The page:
Transfer duty and Capital Gains Tax could be stifling the market

07 February 2019

Ahead of SONA and Budget 2019, Samuel Seeff, chairman of the Seeff Property Group, has called on the Finance Minister, to relook transfer duty, especially at the top end of the market, as well as Capital Gains Tax.

While government had intended to boost its tax income from wealthy buyers with the introduction of these, it has actually had the opposite and stifling effect on the upper end of the market. The property sector is overtaxed, says Seeff. You've got transfer duty, agent's fees, lawyers and CGT. In some instances the transaction costs can run as high as 20% of the purchase price, but add no value to your investment.

Read more: How to calculate your transfer duty

Buyers are therefore simply saying, why should I move? These high costs are taking away from the momentum that the market could have in terms of people buying and selling. Government should cut transfer duty by 50% if not altogether, or keep transfer duty and do away with Capital Gains Tax, but we cannot have both because it is a double burden, he says.

This will boost transaction volumes and with that, higher income for the fiscus. What we have seen since the introduction of the higher transfer duty at the upper price ranges three years ago along with an increase in the CGT rate, is a notable decline in buying at the top end of the market; not just fewer transactions, but wealthy buyers are spending less per transaction compared to the mid- to late 2000s, he says.

This has been compounded by the poor economic and policy climate. Upper income buyers are thinking twice about whether they want to transact and pay out millions without getting any value in return. Rather, they are opting to stay put and upgrading their residence to suit their needs.

Those who do buy, are putting less into SA property and investing the balance into alternative investment vehicles including offshore property, where they are perhaps earning lower yields than what they could have achieved from a good local property market.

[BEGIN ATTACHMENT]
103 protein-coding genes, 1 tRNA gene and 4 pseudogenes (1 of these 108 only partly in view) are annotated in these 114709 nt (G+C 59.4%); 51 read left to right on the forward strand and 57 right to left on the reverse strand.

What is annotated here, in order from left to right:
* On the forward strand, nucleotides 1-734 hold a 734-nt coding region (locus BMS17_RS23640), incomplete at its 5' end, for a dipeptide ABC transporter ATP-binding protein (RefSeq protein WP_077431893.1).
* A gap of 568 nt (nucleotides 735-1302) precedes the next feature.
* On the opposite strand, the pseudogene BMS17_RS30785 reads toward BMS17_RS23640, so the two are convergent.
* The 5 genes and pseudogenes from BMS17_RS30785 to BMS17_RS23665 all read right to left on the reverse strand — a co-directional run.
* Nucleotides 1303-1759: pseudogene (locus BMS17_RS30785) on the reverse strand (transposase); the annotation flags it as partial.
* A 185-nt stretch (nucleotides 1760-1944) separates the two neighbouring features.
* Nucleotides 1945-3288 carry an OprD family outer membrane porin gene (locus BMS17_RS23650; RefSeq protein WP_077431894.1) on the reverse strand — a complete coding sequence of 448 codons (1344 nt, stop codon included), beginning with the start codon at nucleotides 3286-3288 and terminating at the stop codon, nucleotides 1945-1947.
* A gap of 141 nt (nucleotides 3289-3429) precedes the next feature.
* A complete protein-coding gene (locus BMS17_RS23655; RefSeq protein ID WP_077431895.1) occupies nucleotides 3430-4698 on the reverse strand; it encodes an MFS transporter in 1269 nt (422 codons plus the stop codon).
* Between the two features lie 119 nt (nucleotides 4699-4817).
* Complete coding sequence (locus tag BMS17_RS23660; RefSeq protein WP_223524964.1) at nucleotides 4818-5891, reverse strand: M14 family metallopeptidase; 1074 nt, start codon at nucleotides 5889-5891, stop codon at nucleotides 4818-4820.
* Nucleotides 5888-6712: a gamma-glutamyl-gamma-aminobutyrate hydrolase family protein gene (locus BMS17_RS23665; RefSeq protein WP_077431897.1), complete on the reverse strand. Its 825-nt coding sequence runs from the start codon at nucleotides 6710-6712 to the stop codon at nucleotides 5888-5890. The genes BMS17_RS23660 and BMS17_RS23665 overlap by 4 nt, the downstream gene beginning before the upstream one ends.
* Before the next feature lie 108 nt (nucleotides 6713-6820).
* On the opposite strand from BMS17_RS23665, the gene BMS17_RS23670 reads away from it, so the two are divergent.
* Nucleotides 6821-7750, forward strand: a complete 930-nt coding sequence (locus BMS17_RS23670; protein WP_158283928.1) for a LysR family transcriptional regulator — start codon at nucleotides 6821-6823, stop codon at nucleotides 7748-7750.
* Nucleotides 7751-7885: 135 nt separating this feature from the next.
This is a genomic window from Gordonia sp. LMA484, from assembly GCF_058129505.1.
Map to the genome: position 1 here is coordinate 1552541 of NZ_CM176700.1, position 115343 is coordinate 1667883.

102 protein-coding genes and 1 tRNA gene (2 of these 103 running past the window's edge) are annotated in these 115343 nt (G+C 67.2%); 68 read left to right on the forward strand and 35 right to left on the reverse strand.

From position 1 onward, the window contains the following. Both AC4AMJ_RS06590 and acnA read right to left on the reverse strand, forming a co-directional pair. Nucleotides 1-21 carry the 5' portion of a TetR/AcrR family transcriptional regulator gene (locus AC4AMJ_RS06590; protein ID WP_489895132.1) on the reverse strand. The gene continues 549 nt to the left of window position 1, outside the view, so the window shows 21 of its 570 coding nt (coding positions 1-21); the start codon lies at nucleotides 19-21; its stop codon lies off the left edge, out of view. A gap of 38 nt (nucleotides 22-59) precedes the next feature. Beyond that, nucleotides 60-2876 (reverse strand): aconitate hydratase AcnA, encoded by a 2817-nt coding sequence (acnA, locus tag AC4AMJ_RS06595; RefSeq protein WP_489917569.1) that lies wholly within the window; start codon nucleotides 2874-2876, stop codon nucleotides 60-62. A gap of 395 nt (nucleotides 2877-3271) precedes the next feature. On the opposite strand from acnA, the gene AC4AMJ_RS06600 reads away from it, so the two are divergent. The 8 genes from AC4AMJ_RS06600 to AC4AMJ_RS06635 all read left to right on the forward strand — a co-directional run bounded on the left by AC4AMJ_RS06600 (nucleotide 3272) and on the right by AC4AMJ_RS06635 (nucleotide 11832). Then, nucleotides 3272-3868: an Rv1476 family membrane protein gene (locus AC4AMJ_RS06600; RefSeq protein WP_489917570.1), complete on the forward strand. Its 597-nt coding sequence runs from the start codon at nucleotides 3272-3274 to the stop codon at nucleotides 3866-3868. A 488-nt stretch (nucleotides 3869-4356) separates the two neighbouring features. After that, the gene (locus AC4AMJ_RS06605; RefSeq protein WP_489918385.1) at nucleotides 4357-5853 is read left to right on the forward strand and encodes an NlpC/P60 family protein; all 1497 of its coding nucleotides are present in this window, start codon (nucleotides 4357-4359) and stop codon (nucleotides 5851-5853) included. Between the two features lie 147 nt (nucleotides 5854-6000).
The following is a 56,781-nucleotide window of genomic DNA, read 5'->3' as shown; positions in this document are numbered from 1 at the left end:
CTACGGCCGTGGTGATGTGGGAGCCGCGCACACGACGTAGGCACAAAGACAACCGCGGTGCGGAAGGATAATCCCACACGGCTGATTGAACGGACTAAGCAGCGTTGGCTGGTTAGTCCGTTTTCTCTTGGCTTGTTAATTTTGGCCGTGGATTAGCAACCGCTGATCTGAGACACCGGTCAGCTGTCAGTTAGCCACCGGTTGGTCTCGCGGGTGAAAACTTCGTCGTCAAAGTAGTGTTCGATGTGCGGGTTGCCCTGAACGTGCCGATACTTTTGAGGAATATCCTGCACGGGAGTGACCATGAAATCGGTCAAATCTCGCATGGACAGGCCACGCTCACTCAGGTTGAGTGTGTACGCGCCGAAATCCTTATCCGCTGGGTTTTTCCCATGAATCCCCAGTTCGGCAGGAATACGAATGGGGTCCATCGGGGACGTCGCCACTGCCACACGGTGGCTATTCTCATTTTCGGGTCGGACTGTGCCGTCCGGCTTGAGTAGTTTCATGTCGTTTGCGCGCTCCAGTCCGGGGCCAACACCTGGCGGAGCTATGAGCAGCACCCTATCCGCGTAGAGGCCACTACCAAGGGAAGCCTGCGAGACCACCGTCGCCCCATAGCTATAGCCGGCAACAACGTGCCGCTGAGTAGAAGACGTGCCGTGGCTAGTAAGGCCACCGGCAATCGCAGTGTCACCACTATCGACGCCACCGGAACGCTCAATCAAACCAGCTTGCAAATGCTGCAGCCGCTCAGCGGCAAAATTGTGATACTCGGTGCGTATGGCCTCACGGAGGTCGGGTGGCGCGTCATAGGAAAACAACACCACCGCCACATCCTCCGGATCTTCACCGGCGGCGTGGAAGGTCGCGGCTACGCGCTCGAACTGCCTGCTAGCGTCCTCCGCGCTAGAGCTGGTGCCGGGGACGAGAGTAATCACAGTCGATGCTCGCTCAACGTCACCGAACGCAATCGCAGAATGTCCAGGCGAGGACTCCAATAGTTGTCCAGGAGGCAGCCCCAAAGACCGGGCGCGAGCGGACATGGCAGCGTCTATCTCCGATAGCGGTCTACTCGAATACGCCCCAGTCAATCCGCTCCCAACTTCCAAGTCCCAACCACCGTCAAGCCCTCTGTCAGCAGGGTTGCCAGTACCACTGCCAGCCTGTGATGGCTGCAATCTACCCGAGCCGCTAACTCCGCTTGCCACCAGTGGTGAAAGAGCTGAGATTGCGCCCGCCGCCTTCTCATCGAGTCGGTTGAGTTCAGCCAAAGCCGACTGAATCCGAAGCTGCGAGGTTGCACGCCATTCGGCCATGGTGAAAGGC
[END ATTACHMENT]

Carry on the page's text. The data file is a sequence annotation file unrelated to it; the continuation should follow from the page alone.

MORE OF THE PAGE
This has also impacted foreign buyers investing in second homes, says Seeff. They are subject to these same laws and costs which serve as no incentive to investing here, rather than in some alternative second home markets, thus making SA an increasingly less attractive option. The rise of Airbnb has also made second homes less attractive, hence any added costs such as high taxation should be seen as a disincentive to investing in the SA property market. Foreign buyers are now also spending less per transaction with the high value sales being the rare exception.

To illustrate the impact on a R20 million property:

Assuming a primary residence owned in a personal capacity, with the owner earning about R4m per annum. The property was purchased for R10m five years ago and the owner spent R1m on allowed costs and now sold it for R20m. The approximate CGT (Capital Gains Tax) would amount to R2.9 million. Say, he/she now buys again for just under R30m, this will attract transfer duty of around R3.5 million.

Between the CGT tax and transfer duty, that is about R6,4 million, or just over 20% of the purchase price of the new property before adding in the additional transaction costs such as estate agency commission and other costs of moving.

Cutting the costs of these two taxes would no doubt incentivise more transactions and stimulate the market, says Seeff. The opportunity cost lost on this single example demonstrated above is significant, and you would need to sell a considerable amount of lower valued properties to make up for the loss in transfer duty and CGT tax. There is thus a strong case for government to relook the taxation in the residential property sector, concludes Seeff.

Article published courtesy of Private Property

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